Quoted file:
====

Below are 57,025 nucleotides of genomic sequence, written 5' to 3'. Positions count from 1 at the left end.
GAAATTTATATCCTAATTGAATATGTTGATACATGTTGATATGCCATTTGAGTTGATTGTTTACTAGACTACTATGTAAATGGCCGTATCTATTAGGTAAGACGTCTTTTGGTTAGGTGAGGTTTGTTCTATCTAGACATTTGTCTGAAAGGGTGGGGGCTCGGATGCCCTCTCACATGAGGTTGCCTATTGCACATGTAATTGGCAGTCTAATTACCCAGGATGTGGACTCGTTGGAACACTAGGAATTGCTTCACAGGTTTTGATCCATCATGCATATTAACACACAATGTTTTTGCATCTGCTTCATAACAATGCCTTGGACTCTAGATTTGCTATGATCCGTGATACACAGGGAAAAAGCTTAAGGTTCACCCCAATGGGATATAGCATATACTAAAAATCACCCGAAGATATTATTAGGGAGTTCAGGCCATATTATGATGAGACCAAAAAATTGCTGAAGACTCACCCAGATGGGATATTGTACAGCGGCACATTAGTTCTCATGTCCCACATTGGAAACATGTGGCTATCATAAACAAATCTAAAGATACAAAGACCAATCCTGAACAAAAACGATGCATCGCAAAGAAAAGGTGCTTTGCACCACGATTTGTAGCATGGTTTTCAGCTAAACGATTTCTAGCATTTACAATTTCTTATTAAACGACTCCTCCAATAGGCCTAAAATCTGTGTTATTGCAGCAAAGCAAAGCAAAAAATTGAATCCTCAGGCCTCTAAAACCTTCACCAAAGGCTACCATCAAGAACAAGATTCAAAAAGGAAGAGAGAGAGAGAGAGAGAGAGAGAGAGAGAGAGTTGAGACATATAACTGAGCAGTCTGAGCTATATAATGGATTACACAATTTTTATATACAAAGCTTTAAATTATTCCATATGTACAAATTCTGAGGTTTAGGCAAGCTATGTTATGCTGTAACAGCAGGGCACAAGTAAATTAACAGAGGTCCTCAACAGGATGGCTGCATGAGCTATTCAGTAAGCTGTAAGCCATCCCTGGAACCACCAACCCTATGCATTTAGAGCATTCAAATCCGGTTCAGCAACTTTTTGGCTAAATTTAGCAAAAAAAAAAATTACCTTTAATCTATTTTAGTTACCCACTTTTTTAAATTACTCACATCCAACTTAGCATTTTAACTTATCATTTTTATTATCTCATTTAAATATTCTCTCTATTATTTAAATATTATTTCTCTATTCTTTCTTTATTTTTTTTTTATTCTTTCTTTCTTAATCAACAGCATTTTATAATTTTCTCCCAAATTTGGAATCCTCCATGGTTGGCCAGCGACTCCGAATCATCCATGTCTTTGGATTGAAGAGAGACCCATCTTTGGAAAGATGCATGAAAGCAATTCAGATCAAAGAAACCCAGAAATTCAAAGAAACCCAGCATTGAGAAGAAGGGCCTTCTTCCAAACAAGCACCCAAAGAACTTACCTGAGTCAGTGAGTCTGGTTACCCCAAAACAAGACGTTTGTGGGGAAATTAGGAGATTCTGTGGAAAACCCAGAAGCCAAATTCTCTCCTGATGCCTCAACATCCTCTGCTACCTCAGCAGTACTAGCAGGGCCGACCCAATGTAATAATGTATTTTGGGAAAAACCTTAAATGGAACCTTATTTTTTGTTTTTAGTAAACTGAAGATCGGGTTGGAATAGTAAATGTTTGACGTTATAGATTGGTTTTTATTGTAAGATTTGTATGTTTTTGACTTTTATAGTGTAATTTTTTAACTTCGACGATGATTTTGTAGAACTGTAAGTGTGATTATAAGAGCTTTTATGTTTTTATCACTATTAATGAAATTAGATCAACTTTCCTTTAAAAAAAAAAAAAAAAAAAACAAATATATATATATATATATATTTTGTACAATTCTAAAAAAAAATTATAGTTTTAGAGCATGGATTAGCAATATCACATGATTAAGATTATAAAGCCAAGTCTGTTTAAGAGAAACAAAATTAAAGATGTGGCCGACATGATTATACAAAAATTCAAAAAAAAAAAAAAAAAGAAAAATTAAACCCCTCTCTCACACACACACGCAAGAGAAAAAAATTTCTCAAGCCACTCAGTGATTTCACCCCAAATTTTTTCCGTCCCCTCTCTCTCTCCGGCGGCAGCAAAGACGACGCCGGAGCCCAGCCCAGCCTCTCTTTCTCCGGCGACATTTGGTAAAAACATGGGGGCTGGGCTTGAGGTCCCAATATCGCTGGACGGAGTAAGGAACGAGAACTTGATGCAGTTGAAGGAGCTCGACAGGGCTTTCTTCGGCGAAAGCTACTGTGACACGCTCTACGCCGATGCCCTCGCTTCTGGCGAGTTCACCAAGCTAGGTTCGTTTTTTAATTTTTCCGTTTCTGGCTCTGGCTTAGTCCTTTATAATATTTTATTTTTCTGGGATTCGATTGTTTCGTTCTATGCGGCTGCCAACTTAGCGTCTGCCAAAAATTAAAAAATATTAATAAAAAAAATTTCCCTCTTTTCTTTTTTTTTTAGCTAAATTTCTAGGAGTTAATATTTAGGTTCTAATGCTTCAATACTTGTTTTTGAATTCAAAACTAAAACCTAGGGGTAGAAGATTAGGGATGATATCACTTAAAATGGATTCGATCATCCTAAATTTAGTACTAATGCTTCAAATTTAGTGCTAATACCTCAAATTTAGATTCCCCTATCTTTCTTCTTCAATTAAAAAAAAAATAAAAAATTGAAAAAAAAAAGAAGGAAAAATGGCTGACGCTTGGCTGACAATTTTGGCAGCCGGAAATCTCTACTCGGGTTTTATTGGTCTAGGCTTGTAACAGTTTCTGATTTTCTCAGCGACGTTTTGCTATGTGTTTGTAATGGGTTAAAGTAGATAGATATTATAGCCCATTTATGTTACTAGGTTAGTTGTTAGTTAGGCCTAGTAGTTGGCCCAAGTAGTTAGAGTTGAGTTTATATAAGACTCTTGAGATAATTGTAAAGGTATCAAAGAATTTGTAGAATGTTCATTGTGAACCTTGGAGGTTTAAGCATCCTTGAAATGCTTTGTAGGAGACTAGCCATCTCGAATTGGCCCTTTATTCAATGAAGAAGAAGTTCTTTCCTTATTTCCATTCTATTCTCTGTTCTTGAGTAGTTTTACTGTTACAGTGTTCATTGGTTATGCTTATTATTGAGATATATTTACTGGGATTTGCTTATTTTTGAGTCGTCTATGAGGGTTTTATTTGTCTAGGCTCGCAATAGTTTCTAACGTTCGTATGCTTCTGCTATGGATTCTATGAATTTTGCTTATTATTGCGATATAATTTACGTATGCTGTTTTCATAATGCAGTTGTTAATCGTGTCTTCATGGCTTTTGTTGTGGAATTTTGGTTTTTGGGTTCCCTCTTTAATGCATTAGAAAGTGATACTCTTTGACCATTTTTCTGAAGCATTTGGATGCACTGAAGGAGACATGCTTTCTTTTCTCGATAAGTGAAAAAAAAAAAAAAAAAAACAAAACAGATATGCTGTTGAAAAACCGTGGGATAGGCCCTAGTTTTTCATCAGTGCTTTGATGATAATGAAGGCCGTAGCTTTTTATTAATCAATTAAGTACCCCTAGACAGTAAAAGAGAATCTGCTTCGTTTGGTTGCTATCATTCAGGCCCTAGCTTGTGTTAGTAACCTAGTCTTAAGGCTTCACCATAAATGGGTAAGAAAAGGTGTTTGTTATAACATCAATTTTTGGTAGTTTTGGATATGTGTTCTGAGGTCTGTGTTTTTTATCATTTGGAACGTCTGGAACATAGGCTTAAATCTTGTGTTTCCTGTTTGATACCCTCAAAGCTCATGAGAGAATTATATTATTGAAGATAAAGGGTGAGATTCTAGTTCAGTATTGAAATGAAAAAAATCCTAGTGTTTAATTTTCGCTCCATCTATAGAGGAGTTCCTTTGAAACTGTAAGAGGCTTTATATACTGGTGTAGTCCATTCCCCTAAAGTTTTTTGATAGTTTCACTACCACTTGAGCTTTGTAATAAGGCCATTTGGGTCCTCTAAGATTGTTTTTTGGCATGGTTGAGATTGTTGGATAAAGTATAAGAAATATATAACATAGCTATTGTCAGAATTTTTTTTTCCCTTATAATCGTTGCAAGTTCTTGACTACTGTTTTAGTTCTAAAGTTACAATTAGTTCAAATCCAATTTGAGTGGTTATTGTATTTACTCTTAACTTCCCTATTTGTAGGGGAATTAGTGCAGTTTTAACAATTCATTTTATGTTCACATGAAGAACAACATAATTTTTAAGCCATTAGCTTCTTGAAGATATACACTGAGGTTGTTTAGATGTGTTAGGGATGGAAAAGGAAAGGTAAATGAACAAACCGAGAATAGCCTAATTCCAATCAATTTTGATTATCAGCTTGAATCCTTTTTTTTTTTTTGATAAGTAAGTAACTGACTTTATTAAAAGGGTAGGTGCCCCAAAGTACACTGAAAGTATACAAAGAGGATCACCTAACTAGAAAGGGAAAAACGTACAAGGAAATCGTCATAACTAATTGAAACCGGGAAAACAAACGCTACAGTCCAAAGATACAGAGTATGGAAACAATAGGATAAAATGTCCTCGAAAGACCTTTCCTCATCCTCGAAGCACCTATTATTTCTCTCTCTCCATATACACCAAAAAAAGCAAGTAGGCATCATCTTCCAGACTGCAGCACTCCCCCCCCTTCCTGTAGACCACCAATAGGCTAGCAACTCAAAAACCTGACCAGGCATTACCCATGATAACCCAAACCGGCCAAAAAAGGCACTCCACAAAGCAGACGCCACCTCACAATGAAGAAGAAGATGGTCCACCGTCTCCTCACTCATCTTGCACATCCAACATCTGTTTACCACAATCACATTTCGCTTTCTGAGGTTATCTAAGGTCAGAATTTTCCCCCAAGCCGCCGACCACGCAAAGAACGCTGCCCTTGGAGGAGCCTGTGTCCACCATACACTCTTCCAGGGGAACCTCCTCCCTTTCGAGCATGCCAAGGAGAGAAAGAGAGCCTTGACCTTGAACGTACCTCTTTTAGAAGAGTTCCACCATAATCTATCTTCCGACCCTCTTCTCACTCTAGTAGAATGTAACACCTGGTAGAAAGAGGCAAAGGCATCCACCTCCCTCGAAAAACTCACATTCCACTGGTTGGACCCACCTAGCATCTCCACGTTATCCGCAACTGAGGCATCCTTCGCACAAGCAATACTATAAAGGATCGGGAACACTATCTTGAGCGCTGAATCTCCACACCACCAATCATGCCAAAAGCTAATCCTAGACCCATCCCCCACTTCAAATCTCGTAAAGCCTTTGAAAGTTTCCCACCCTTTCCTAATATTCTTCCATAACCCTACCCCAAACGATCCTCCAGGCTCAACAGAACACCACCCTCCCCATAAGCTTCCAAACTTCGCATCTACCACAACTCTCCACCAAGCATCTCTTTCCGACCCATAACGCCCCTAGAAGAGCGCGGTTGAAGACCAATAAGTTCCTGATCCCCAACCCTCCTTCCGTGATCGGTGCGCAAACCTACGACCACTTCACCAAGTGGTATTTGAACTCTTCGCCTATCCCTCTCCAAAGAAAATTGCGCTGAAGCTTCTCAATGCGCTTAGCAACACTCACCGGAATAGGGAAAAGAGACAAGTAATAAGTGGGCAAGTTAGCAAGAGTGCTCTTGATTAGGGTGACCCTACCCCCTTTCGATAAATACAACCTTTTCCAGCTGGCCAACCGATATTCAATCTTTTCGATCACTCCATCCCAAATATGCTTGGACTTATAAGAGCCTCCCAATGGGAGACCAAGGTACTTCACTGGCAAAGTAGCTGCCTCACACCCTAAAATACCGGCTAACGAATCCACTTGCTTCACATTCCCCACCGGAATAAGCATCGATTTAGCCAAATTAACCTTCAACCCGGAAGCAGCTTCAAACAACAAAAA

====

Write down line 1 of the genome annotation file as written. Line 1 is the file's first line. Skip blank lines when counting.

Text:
Below are 57,025 nucleotides of genomic sequence, written 5' to 3'. Positions count from 1 at the left end.